Advanced Materials

Cover image for Vol. 17 Issue 5

March, 2005

Volume 17, Issue 5

Pages 503–642

    1. Cover Picture: Dendritic Nanowire Growth Mediated by a Self-Assembled Catalyst (Adv. Mater. 5/2005)

      S. J. May, J.-G. Zheng, B. W. Wessels and L. J. Lauhon

      Version of Record online: 3 MAR 2005 | DOI: 10.1002/adma.200590026

      Dendritic growth of multiply branched InAs nanowires (see Figure and cover) is initiated by the controlled introduction of a Mn precursor in the context of vapor–liquid–solid nanowire growth by chemical vapor deposition. Self-assembly of Mn clusters leads to the nucleation and epitaxial growth of Mn-terminated InAs branches. The results provide a new route to the formation of hierarchical nanowire structures for nanoscale electronics and photonics.

    2. Inside Front Cover: Topological Transformation of Vesicular Mesostructured Silica (Adv. Mater. 5/2005)

      B. Wang, W. Shan, Y. Zhang, J. Xia, W. Yang, Z. Gao and Y. Tang

      Version of Record online: 3 MAR 2005 | DOI: 10.1002/adma.200590027

      The micrometer-scale self-assembly behaviour of MCM-41-type mesostructured silica is revealed through the study of a family of vesicular mesostructured silica with topology genus from 1 to 0 (see Figure and inside cover). The topological transformation and assembly kinetics demonstrate that the formation of the vesicular structure is closely correlated with the properties of the cetyltrimethylammonium–silicate building block and the hydrophobic nature of the ester additive.

    3. Contents: Adv. Mater. 5/2005 (pages 503–513)

      Version of Record online: 3 MAR 2005 | DOI: 10.1002/adma.200590022

    4. Infrared Quantum Dots (pages 515–522)

      E. H. Sargent

      Version of Record online: 3 MAR 2005 | DOI: 10.1002/adma.200401552

      Thumbnail image of graphical abstract

      Infrared-active quantum dots are the subject of growing interest due to their unique properties and breadth of potential applications. In this progress report, the optimization of application-oriented performance in infrared optoelectronic devices based on solution-processed colloidal quantum dots is reviewed, with a focus on electroluminescence, photoconduction, photovoltaics, photoluminescence, electro-optic modulation, and optical gain (see Figure).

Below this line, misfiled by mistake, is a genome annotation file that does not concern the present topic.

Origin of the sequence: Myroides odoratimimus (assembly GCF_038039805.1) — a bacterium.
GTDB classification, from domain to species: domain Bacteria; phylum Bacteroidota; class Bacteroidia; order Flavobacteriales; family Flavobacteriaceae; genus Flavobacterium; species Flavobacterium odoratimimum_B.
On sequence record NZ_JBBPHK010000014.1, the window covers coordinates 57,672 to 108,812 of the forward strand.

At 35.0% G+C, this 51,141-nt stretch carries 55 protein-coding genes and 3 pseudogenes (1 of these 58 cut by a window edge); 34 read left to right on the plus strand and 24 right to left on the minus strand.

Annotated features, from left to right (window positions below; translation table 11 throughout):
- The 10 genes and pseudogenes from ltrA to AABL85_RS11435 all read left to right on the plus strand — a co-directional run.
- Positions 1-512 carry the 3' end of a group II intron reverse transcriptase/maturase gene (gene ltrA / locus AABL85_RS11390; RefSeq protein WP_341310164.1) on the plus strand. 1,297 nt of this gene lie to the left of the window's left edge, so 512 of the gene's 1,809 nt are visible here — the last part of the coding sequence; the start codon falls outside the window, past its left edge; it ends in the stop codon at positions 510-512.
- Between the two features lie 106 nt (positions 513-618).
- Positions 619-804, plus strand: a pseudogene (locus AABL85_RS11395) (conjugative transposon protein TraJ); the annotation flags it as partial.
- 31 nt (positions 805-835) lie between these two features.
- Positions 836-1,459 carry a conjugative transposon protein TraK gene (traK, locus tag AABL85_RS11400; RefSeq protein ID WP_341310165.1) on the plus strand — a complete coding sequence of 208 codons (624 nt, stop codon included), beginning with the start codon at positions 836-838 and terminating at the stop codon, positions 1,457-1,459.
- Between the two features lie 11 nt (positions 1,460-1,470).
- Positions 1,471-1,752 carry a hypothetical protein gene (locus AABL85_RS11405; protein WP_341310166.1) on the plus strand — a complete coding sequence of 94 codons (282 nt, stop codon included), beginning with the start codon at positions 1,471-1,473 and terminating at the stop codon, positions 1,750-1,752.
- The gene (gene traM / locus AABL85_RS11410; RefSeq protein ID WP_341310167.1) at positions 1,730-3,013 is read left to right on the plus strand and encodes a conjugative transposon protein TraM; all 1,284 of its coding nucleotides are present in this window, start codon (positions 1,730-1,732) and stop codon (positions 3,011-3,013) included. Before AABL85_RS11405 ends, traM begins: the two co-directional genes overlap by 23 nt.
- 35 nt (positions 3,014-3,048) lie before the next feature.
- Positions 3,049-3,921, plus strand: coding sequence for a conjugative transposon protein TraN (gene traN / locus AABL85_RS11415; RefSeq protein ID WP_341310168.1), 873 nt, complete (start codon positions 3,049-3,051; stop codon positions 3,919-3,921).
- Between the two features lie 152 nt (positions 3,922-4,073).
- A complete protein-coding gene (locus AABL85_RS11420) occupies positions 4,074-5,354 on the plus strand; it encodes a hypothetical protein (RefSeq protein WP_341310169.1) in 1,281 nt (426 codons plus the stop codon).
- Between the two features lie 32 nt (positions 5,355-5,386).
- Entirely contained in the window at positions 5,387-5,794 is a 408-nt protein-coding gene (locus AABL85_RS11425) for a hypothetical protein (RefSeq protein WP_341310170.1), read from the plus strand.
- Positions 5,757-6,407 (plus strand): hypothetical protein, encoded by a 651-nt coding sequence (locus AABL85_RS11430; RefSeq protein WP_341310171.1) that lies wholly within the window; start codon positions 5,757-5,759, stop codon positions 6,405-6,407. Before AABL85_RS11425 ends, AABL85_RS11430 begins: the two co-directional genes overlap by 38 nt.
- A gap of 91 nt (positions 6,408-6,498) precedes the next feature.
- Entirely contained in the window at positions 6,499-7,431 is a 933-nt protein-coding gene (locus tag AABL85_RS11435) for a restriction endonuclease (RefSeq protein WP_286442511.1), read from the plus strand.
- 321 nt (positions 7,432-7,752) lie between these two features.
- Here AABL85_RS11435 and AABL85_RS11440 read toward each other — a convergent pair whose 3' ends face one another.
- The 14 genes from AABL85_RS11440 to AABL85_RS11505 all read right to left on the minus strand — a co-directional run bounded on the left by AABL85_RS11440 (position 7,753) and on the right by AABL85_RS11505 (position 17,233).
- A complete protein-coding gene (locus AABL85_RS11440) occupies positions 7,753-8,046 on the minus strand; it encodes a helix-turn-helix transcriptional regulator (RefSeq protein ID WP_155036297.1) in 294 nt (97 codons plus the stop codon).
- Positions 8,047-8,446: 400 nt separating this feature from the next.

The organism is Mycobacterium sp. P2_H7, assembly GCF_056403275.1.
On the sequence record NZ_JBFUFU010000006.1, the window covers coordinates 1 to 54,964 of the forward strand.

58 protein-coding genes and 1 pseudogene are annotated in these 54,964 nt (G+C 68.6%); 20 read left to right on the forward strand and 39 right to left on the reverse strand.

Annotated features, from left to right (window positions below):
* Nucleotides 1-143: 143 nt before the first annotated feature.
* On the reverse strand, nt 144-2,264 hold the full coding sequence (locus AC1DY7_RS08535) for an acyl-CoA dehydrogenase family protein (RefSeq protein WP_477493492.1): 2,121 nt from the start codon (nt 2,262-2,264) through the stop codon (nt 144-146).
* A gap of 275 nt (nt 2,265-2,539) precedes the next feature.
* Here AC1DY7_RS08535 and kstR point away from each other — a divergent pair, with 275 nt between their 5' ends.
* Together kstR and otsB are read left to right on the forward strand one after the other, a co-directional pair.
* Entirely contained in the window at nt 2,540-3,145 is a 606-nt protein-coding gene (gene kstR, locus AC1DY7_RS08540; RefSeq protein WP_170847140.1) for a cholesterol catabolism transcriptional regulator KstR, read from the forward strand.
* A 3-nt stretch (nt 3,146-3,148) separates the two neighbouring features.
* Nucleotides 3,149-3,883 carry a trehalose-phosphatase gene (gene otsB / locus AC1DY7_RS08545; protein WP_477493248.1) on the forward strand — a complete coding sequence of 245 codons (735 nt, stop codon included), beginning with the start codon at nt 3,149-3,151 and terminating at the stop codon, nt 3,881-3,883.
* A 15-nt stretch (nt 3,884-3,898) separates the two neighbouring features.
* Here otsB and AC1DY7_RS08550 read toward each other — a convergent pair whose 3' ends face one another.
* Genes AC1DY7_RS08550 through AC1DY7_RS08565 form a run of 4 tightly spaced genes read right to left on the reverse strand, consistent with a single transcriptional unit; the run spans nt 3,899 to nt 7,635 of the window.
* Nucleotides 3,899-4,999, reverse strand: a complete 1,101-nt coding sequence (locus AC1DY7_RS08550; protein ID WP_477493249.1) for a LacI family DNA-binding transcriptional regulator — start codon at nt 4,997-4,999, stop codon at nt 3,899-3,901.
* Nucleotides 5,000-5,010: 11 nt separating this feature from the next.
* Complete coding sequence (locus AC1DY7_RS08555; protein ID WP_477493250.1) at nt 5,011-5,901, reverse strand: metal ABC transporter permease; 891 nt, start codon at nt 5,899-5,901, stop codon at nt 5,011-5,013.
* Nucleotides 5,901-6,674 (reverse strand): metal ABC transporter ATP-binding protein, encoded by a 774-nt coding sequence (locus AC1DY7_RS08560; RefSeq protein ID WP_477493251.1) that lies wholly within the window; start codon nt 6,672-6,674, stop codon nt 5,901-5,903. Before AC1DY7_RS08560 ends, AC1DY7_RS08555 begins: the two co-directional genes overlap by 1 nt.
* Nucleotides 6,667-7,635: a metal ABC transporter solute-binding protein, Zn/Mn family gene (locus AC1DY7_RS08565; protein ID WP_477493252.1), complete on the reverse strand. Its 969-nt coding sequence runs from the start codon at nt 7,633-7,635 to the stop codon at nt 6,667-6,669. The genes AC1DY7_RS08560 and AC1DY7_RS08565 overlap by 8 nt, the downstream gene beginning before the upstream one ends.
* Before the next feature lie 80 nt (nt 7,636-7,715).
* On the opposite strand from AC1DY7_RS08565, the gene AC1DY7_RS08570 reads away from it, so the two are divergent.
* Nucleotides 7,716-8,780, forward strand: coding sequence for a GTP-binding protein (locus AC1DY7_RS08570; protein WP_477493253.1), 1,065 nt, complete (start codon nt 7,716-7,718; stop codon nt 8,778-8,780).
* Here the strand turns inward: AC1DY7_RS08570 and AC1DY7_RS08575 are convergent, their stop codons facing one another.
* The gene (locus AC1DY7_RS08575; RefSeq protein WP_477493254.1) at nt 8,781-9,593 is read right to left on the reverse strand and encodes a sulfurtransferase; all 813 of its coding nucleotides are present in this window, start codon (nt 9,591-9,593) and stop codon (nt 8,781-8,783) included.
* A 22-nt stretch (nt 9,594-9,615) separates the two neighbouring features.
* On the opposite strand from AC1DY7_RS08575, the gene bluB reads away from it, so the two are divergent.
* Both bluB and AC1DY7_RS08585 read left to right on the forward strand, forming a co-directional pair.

5. Effect of Nanoparticle Mobility on Toughness of Polymer Nanocomposites (pages 525–528)

      D. Shah, P. Maiti, D. D. Jiang, C. A. Batt and E. P. Giannelis

      Version of Record online: 24 JAN 2005 | DOI: 10.1002/adma.200400984

      Thumbnail image of graphical abstract

      Nanoparticle orientation and alignment under tensile stress results in enhanced toughness in nanocomposite materials. This energy-dissipation mechanism, which is not observed in conventional polymer composites, is applicable to both semicrystalline and amorphous polymer-composite systems. The mechanism depends on the mobility of the nanoparticles in the matrix, as shown in the Figure before (left) and after (right) stretching.

    6. A Nanostructured Porous Silicon Near Insulator Becomes Either a p- or an n-Type Semiconductor upon Gas Adsorption (pages 528–531)

      E. Garrone, F. Geobaldo, P. Rivolo, G. Amato, L. Boarino, M. Chiesa, E. Giamello, R. Gobetto, P. Ugliengo and A. Viale

      Version of Record online: 3 MAR 2005 | DOI: 10.1002/adma.200401200

      Thumbnail image of graphical abstract

      Mesoporous silicon exchanges electrons extensively and reversibly with adsorbed species, e.g., NO2 and NH3. Such an exchange has been reported for systems that maintain their original p or n character. In the present case, a solid, which is a p-type semiconductor in bulk, converts to a “near insulator” when nanostructured. The near insulator may adopt either a p or an n nature with electron exchange, depending on the type of adsorbed molecule (see Figure).

    7. Size Fractionation of Metal Nanoparticles by Membrane Filtration (pages 532–535)

      A. Akthakul, A. I. Hochbaum, F. Stellacci and A. M. Mayes

      Version of Record online: 3 MAR 2005 | DOI: 10.1002/adma.200400636

      Thumbnail image of graphical abstract

      A novel thin film composite nanofiltration (NF) membrane is fabricated by coating a conventional ultrafiltration membrane with a self-assembling amphiphilic graft copolymer. The NF membranes are used in the fractionation of gold nanoparticles to achieve a well-defined particle cutoff diameter and reduced size dispersity (see Figure).

    8. Mechanically Strong Hydrogels with Ultra-Low Frictional Coefficients (pages 535–538)

      D. Kaneko, T. Tada, T. Kurokawa, J. P. Gong and Y. Osada

      Version of Record online: 24 JAN 2005 | DOI: 10.1002/adma.200400739

      Thumbnail image of graphical abstract